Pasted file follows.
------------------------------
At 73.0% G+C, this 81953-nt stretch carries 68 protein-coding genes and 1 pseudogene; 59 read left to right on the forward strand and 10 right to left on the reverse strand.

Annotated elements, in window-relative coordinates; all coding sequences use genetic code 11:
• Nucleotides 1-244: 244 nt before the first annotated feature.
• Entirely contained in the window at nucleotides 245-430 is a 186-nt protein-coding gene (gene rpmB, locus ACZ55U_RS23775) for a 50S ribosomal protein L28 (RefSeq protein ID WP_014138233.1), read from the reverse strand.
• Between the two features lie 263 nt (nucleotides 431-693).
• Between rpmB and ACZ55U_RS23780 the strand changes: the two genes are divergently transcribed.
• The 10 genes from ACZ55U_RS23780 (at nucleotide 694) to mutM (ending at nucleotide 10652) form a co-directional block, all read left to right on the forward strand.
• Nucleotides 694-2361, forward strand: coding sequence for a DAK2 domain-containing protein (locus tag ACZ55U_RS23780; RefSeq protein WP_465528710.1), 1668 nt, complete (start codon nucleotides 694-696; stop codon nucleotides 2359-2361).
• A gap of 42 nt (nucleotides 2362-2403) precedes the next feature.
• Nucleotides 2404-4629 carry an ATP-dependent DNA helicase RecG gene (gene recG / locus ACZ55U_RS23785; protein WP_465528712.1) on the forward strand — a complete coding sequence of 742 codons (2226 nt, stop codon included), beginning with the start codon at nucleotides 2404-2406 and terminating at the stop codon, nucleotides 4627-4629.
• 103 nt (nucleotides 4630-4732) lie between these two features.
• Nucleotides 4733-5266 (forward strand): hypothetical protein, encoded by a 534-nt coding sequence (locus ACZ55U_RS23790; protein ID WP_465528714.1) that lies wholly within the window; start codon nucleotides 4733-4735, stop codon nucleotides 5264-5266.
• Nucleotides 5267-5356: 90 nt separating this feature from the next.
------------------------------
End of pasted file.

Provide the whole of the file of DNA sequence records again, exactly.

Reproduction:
At 73.0% G+C, this 81953-nt stretch carries 68 protein-coding genes and 1 pseudogene; 59 read left to right on the forward strand and 10 right to left on the reverse strand.

Annotated elements, in window-relative coordinates; all coding sequences use genetic code 11:
• Nucleotides 1-244: 244 nt before the first annotated feature.
• Entirely contained in the window at nucleotides 245-430 is a 186-nt protein-coding gene (gene rpmB, locus ACZ55U_RS23775) for a 50S ribosomal protein L28 (RefSeq protein ID WP_014138233.1), read from the reverse strand.
• Between the two features lie 263 nt (nucleotides 431-693).
• Between rpmB and ACZ55U_RS23780 the strand changes: the two genes are divergently transcribed.
• The 10 genes from ACZ55U_RS23780 (at nucleotide 694) to mutM (ending at nucleotide 10652) form a co-directional block, all read left to right on the forward strand.
• Nucleotides 694-2361, forward strand: coding sequence for a DAK2 domain-containing protein (locus tag ACZ55U_RS23780; RefSeq protein WP_465528710.1), 1668 nt, complete (start codon nucleotides 694-696; stop codon nucleotides 2359-2361).
• A gap of 42 nt (nucleotides 2362-2403) precedes the next feature.
• Nucleotides 2404-4629 carry an ATP-dependent DNA helicase RecG gene (gene recG / locus ACZ55U_RS23785; protein WP_465528712.1) on the forward strand — a complete coding sequence of 742 codons (2226 nt, stop codon included), beginning with the start codon at nucleotides 2404-2406 and terminating at the stop codon, nucleotides 4627-4629.
• 103 nt (nucleotides 4630-4732) lie between these two features.
• Nucleotides 4733-5266 (forward strand): hypothetical protein, encoded by a 534-nt coding sequence (locus ACZ55U_RS23790; protein ID WP_465528714.1) that lies wholly within the window; start codon nucleotides 4733-4735, stop codon nucleotides 5264-5266.
• Nucleotides 5267-5356: 90 nt separating this feature from the next.